surface-web-anz-tech-anztech-pc-fix-in-manukau-computer-repair-in-penrose

Enough with the icebergs, already!

Cold storage – Keeping a reserve of bitcoins offline (e.g. on a USB drive or encrypted media) to prevent tampering or theft.

coldstorage_bitcoin

CP – An acronym for “child porn” or “child pornography.”

Cryptography – The art of writing and solving codes. With regard to the dark web, it is a means of encrypting data (messages, etc.) that you send over the network.

Daisy’s Destruction – An infamous film made by child pornography producer Peter Scully (see entry), through his company No Limits Fun. The film shows the sexualized torture and abuse of several young girls, one of whom is referred to as “Daisy.” However, the film has reached mythological status on the web, with the details and facts about it being blown out of proportion.

daisy

Darknet – An overlay network that requires specific software, configurations, or permission to access. Examples include: Tor, I2P, Freenet, GNUnet. Some of these networks (like Freenet) have both “darknet” and “opennet” modes, where you can choose whether to connect only to peers that you trust, or connect to anyone.

ccnx_166975_full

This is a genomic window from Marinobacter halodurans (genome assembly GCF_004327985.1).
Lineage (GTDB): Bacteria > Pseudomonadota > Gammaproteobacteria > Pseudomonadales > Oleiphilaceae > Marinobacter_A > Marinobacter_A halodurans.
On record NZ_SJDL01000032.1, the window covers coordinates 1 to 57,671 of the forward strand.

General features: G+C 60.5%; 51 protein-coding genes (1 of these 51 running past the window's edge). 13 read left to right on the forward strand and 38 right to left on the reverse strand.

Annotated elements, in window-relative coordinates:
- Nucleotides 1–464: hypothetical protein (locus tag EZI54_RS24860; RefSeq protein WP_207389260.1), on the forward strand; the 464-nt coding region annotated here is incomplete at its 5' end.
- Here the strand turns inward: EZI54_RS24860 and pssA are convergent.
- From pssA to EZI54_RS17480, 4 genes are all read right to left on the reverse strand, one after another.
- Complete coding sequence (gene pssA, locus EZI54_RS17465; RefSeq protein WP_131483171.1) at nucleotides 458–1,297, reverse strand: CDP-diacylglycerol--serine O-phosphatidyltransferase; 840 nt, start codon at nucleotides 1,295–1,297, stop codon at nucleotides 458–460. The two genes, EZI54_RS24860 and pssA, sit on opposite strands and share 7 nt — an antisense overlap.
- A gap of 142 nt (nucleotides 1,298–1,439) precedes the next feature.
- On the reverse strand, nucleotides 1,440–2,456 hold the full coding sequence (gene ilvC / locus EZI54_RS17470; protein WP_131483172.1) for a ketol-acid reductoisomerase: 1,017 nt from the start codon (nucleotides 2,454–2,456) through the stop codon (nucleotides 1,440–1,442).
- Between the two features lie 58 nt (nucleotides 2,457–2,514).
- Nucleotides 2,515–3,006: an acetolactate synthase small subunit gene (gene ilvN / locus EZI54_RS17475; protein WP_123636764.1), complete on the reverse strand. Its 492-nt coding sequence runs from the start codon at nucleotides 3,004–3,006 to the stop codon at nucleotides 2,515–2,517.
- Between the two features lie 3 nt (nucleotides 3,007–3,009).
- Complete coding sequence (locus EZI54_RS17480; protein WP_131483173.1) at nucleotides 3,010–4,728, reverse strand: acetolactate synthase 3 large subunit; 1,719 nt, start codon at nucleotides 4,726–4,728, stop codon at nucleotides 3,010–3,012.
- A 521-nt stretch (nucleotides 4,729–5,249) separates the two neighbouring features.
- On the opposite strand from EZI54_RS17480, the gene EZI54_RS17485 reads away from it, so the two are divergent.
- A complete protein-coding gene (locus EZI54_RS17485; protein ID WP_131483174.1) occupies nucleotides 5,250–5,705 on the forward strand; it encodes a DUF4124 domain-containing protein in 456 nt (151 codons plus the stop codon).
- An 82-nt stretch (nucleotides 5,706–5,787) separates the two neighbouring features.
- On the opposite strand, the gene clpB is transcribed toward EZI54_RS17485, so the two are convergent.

Darknet Heroes League (DHL) – DHL is an escrow market comprised of old school vendors who were invited to sell there. Access it at http://darkheroesq46awl.onion.

dhlmarket

Darknet Market – A market hosted on an anonymity network (such as Tor) that often (but not always) deals in illicit goods. Popular purchases include drugs, drug paraphernalia (like pipes), firearms, hacked PayPal accounts, skimmed credit cards, counterfeit money, porn accounts, and fake official documents.

dream_market_drugs

Dark0de (a.k.a. Darkode) – A notorious hacking and cybercrime forum, originally hosted on the clearnet, which transitioned to the Tor network.

DarkodeKoS.png

Dark Mamba – A new “private military company” that claims to offer murder-for-hire services, run by the admin of the old Besa Mafia site. (i.e. another fake hitman site.) Located at https://darkmambawopntdk.onion.

dark-mamba

 

Dark Web – The part of the web that exists on darknets like Tor, I2P, Freenet, GNUnet, and other networks, and requires special software, configurations, or permission to access. The dark web is a small part of the deep web. The word “dark” does not refer to the content, but rather the fact that the networks are special access.